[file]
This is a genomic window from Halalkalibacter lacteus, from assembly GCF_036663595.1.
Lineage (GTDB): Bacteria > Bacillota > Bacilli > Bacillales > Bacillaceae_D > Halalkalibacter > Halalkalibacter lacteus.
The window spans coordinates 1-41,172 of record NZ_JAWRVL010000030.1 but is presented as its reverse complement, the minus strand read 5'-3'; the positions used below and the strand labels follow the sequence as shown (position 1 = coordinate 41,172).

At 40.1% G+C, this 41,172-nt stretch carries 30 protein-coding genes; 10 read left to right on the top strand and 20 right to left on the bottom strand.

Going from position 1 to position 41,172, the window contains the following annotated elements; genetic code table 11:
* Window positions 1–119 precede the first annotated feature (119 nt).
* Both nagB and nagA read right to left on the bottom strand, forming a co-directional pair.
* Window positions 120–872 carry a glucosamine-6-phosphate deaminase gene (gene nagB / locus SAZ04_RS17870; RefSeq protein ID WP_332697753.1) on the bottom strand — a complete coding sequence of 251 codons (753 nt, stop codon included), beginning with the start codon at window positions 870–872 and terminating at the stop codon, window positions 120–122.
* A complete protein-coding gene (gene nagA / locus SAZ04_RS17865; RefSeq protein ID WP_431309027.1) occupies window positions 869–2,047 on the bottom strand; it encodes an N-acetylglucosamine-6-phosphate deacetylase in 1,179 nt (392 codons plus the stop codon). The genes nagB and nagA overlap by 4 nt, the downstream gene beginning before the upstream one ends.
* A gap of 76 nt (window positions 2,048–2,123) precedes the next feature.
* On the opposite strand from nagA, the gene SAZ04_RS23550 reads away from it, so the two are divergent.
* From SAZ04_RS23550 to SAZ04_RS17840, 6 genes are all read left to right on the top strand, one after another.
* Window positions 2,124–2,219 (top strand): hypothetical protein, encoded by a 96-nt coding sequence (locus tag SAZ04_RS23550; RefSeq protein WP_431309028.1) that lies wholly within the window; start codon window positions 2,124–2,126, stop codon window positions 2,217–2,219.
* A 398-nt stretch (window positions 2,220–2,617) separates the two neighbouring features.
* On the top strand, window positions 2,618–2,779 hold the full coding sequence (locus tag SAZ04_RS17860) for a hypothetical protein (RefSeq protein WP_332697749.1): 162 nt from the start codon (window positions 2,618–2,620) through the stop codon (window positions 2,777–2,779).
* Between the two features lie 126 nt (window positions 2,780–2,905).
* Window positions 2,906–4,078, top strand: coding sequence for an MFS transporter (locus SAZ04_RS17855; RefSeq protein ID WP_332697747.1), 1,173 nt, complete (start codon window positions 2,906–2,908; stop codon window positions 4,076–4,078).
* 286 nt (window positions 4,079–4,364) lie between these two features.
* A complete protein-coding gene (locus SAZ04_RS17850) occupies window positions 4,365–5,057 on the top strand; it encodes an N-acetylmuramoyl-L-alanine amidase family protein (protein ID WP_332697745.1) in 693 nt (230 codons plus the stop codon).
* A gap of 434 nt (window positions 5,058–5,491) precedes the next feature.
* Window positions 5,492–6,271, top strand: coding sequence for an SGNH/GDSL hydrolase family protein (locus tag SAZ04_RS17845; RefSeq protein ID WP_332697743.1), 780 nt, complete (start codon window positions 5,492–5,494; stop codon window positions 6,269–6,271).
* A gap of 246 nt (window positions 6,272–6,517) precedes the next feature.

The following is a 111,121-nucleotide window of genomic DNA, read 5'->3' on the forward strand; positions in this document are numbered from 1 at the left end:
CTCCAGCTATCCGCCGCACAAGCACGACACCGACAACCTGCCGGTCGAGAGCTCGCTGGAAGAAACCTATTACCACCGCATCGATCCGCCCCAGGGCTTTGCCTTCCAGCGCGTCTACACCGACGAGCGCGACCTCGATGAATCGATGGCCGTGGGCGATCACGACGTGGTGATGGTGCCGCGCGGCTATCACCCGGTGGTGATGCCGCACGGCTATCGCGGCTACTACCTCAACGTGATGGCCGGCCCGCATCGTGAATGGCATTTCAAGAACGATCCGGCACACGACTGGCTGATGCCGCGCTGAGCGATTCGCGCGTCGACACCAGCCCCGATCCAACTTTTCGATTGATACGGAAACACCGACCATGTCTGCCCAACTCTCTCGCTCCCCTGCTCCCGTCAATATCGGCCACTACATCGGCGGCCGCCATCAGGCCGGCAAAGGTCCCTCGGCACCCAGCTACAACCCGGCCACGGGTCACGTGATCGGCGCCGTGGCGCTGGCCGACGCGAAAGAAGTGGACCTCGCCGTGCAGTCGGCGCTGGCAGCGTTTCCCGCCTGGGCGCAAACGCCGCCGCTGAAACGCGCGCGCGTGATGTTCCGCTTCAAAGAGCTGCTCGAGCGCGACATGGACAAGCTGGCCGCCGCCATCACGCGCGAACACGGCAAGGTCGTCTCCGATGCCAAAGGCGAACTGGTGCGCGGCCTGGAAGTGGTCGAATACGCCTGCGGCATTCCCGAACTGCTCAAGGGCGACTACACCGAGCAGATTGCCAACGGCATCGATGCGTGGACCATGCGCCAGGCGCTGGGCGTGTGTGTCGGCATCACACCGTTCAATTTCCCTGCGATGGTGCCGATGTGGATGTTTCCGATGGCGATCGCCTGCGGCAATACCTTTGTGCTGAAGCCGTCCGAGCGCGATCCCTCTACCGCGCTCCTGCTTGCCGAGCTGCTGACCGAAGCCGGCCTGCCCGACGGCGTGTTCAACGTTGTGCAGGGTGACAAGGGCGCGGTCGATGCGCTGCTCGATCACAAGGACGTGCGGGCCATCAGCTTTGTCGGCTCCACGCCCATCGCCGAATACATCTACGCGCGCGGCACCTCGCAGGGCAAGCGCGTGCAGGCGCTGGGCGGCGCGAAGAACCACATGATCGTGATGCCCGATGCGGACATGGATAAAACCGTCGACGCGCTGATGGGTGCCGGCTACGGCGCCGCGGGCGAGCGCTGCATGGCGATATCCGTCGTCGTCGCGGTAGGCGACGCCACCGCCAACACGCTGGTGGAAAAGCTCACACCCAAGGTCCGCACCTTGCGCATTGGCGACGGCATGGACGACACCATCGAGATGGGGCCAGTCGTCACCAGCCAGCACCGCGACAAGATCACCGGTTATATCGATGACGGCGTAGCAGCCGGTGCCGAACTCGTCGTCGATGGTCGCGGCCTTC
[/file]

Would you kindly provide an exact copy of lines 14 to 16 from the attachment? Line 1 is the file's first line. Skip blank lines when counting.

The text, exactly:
* A 398-nt stretch (window positions 2,220–2,617) separates the two neighbouring features.
* On the top strand, window positions 2,618–2,779 hold the full coding sequence (locus tag SAZ04_RS17860) for a hypothetical protein (RefSeq protein WP_332697749.1): 162 nt from the start codon (window positions 2,618–2,620) through the stop codon (window positions 2,777–2,779).
* Between the two features lie 126 nt (window positions 2,780–2,905).